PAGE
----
Greg Boyed's widow: 'He'd want something positive out of this'

Greg Boyed and wife Caroline Boyed Chevin. Two years on from his death, Caroline has spoken about...
Greg Boyed and wife Caroline Boyed Chevin. Two years on from his death, Caroline has spoken about the importance of talking openly about depression. Photo: Supplied
Caroline Chevin was married to Greg Boyed for four years before he took his own life in August 2018. She is mother to their 5-year-old son, Kian, and now lives in her home country of Switzerland.

Two years after Greg's death, she speaks to journalist Zara Potts, who was a close friend of the couple, about the on-going need to talk openly about mental health and suicide.

It's been just over two years since Greg died. Why do you feel it's the right time to talk about some of the issues around suicide?

I think we need to talk about depression more. I have had a lot of emails recently from people who have had severe depression and come through the worst of it and I've also heard from people who have lost loved ones to depression and I think it's time we started to talk more openly and honestly about this and try to take away some of the stigma attached to it. For me personally, it's been just over two years since Greg died and it was such a tragedy to have lost him, not only for me but for his family and friends, that I want to try to find something good to come from it, and if that means opening myself up and making myself vulnerable by trying to break some of the silence around suicide and if that can help other people, then that's something positive.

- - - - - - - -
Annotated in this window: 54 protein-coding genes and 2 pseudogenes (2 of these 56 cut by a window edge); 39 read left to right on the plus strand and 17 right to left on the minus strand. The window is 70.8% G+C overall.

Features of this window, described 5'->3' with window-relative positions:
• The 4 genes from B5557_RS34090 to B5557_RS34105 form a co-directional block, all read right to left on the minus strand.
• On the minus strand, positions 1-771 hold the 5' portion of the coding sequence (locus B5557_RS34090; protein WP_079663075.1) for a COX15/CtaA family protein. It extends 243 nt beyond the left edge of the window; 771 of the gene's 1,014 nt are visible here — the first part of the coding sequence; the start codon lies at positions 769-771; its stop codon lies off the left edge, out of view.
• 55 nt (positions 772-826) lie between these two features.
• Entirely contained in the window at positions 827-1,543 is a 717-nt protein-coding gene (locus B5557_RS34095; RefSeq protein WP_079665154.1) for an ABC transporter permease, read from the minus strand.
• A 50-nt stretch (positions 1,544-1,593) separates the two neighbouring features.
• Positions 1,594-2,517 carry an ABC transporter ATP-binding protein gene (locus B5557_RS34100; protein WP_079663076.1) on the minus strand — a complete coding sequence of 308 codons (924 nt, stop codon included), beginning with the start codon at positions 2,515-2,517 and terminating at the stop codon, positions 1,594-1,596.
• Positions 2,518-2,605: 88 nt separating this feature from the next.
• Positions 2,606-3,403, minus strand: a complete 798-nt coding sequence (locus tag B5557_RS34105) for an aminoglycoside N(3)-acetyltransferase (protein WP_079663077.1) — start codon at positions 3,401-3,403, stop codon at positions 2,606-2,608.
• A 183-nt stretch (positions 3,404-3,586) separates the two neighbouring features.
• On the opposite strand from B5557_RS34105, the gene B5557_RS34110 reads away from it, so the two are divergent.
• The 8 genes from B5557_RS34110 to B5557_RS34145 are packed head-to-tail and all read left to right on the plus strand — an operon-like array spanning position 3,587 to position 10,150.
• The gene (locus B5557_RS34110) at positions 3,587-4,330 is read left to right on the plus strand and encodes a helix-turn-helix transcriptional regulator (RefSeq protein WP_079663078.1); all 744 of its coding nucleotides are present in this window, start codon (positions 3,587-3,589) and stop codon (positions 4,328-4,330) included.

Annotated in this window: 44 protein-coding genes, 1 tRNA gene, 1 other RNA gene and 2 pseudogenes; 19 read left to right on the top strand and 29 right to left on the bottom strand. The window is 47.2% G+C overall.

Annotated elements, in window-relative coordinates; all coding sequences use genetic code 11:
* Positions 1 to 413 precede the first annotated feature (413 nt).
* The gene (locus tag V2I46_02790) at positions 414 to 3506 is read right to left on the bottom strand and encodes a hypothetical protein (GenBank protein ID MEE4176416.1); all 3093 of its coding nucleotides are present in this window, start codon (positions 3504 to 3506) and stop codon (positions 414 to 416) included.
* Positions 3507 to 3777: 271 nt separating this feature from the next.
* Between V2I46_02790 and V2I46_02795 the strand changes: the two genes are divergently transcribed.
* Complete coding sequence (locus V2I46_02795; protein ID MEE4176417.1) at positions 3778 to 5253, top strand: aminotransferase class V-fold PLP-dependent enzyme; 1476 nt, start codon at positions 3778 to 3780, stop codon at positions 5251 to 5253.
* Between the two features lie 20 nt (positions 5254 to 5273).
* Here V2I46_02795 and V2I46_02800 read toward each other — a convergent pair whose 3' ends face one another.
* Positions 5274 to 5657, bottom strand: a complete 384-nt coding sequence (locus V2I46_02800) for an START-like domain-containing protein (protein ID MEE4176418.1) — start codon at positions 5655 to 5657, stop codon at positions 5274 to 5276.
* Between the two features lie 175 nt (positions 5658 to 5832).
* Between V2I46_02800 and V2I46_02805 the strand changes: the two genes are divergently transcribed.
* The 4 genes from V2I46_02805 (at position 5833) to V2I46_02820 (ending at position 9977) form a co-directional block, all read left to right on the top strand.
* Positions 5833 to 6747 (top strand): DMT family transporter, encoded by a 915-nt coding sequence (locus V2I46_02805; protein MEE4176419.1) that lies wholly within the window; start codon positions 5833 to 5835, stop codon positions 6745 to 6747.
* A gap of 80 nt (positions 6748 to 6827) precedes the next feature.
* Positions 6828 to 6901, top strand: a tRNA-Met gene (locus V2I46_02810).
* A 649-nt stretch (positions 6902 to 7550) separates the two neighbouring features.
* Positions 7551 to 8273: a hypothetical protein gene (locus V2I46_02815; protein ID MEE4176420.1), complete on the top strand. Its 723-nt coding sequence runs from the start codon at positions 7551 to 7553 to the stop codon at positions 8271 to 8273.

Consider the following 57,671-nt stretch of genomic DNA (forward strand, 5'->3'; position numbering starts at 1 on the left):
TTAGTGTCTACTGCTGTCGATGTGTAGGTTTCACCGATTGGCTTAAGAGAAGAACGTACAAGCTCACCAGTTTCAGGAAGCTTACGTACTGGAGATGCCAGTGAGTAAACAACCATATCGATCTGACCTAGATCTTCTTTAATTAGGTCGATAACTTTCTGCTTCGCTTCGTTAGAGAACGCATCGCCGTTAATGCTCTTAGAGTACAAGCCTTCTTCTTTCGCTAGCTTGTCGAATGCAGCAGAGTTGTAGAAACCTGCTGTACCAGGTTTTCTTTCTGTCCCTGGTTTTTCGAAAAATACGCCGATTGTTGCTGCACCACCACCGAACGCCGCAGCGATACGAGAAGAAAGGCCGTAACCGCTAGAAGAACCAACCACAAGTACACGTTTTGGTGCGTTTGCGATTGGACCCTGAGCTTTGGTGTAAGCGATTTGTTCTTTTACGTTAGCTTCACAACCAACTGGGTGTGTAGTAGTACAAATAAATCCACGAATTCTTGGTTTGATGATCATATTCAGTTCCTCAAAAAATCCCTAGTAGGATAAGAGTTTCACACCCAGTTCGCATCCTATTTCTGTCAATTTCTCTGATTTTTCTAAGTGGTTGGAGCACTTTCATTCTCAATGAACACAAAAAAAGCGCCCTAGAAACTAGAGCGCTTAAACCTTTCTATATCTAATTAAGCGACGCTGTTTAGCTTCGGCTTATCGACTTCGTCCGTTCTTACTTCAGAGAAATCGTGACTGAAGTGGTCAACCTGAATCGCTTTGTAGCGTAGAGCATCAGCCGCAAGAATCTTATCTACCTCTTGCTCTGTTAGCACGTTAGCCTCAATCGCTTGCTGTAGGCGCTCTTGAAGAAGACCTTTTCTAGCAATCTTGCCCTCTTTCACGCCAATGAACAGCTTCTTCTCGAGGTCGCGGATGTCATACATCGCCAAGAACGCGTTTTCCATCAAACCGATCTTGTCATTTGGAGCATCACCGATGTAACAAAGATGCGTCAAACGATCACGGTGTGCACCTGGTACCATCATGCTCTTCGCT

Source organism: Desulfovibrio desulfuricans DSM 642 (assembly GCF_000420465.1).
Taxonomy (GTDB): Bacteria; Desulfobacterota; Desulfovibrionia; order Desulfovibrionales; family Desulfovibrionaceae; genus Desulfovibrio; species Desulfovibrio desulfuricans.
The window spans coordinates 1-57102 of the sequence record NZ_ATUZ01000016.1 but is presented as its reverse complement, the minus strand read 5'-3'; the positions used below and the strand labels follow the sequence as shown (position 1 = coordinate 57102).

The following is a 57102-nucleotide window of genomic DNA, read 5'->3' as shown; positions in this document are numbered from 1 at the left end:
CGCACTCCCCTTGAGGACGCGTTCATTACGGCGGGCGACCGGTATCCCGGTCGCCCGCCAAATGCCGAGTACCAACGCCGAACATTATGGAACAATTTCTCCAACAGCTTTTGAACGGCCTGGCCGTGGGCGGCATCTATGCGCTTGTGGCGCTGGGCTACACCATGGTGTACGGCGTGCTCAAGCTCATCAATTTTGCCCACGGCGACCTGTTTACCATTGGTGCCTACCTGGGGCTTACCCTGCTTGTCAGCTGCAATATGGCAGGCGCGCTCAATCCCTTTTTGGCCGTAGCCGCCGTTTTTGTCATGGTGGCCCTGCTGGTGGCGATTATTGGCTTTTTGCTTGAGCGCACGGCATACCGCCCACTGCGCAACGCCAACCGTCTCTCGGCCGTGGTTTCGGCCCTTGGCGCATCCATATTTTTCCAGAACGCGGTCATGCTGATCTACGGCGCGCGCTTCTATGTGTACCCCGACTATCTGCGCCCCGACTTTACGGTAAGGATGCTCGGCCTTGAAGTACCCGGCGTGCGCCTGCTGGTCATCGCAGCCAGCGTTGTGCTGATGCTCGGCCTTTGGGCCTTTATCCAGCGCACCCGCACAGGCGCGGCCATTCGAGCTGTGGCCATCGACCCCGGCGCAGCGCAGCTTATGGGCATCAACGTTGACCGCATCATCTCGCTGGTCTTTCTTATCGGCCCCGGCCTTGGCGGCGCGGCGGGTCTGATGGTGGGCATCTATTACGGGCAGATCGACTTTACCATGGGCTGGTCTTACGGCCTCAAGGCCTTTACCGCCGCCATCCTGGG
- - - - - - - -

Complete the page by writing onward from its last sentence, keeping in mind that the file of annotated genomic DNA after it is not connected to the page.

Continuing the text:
When Greg died there was a lot of talk around depression and how depression manifests, but in Greg's case he wasn't showing the typical signs of what we associate with depression, was he?

No, he wasn't. He wasn't a typical sufferer of depression. We associate depression with a lack of vitality, someone who can't get up in the morning, someone who is sad and shows no interest in life – these are the signs we are told to look out for. But what if that person doesn't show any of these signs? Greg was the opposite of what we are told to look for – he was energetic, he always went to work, and he was always helping other people. That shows me how little we really know about this illness. He had told me from the beginning of our relationship that he suffered from depression, but even though I knew this, I didn't know all the faces of this illness, and so when there were difficulties, I never put it down to depression, I put it down to his having a strong character. I only realised the year that he died that these aspects of what I thought were his temperament, like moodiness and irritability, were actually signs of his illness. I didn't recognise them as depression as such.

And that makes it sometimes difficult to help that person, doesn't it?